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Naomi Rose : Creativity Isn't Just About Having Good Ideas

Creativity Isn't Just About Having Good Ideas

Creating is what happens when you pay attention to who lives inside you

By Naomi Rose

Creativity often seems to be viewed as the ability to come up with a lot of out-of-the-box ideas ~ a brainstorm of ingenuity, a mental agility. And while it can include this, of course, creativity is so much more than this. It is, at its essence, a soul-thing. And since this is so, everyone has the capacity to open to and cultivate it, if they are called to.

But like many realities of our deep nature, this can be invisible to people about themselves, and it also can be invisible to a larger culture ~ such as our own. And the effects and side-effects of this neglect can be far-reaching, even if we are not consciously aware of it.

For example: When I was an art student in high school (a high school for students of music and art), we had a substitute teacher come in one day. An imposing man in a fading tweed jacket with a quick wit and a quicker tendency to dismiss, he stood at the blackboard with a piece of chalk in his hand.

"How would you suggest chalk, in a painting?" he demanded.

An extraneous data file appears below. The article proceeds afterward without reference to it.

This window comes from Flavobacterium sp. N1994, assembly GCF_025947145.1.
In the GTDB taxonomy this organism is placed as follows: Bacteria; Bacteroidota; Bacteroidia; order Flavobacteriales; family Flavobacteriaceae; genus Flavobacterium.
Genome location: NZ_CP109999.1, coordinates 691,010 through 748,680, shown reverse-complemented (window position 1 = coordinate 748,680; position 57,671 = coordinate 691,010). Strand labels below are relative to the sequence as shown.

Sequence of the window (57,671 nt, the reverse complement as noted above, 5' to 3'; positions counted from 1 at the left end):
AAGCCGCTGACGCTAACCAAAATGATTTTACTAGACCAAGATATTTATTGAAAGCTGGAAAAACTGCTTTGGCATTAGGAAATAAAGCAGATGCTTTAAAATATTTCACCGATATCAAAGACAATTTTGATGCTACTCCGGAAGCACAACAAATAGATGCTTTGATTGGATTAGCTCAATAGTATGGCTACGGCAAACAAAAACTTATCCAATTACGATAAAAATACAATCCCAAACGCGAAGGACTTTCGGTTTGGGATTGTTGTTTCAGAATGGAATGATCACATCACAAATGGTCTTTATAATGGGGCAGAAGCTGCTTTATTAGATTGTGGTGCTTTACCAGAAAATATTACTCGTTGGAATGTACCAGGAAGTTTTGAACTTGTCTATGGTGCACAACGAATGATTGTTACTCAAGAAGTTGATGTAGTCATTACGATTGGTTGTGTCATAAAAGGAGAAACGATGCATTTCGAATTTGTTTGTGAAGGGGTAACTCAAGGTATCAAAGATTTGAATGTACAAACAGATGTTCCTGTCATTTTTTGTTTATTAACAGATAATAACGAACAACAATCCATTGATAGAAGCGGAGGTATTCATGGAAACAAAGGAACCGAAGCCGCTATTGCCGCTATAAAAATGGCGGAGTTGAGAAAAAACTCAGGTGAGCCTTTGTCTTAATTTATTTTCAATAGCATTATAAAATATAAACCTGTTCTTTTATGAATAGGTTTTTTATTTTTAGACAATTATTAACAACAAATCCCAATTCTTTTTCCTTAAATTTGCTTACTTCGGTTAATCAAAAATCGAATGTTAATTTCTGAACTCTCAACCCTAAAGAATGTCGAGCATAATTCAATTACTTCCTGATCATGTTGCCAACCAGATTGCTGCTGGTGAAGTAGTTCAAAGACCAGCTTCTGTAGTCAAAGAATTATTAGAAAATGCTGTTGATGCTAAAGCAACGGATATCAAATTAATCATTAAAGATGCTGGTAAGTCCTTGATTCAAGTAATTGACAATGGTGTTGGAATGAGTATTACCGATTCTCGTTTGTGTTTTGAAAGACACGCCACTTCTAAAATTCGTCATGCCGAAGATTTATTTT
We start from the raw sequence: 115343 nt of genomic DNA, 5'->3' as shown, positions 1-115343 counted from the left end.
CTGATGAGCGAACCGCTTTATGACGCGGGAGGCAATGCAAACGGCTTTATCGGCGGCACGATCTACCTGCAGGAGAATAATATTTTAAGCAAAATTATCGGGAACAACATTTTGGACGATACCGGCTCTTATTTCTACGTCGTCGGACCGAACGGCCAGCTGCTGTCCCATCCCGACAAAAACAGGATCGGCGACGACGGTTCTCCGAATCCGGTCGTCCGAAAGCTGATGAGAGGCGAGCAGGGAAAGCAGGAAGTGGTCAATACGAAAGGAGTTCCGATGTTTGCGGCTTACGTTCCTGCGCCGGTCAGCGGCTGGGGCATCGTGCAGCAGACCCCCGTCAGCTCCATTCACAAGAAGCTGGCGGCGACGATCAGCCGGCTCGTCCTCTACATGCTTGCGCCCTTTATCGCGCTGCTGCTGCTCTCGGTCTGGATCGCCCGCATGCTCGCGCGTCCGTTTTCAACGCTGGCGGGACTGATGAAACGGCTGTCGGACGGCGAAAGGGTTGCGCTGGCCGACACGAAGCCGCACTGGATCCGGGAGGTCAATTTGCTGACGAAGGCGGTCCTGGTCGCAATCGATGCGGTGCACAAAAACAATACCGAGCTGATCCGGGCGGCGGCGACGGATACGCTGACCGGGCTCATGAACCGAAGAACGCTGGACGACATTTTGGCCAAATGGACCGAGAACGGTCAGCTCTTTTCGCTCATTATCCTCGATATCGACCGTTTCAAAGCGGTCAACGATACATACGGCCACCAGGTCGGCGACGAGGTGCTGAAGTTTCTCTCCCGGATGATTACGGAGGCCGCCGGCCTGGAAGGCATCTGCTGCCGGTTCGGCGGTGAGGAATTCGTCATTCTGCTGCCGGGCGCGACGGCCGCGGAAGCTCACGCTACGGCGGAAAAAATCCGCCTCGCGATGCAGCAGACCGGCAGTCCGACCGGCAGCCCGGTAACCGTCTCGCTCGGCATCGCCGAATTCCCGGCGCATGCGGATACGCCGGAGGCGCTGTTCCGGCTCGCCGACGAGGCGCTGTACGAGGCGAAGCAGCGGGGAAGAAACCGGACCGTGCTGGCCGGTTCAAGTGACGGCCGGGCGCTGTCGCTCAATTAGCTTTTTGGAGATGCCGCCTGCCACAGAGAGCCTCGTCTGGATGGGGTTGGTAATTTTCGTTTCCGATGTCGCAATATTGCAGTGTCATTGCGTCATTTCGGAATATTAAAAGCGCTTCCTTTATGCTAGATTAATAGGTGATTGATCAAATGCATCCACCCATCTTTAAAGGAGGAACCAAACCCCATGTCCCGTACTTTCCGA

The class was soon atwitter with raised and waving hands.

"White paint, scumbled over to look rough," called out one boy.

"Acrylic paint with sand mixed in!"

"Black crayon on white paper, scraped off to let the white show through!"

The substitute teacher nodded his head, as if to acknowledge all those creative tries. Then, for some reason, he looked straight at me. "What about you?" he asked.

"Me?" My mind was a total blank. If there had been any ideas in there, they were quickly routed out by my fear of the teacher's booming voice. I froze and tried my best to disappear. But as I was in plain sight, that didn't seem to be working.

"Yes," he drawled. "How would you suggest the look of chalk?"

I took a breath, hoping for inspiration. When none came, I offered, "How about using ~ chalk?" It wasn't a creative answer, but it made total sense to me.

But he shook his head back and forth, back and forth. "And you call yourself an artist!" he said witheringly, and turned to someone else.

Well, no, I didn't ~ not after that, not for some time. Thanks to that experience and others I encountered along the way, I came to believe that creativity had to do with coming up with ideas, with unexpected ways to do things ~ the less obvious, the better. And though over the years I became able to train myself to think more in that way, it always seemed a superimposition ~ an effort that taxed my counter-efforts to simply be at home with myself.

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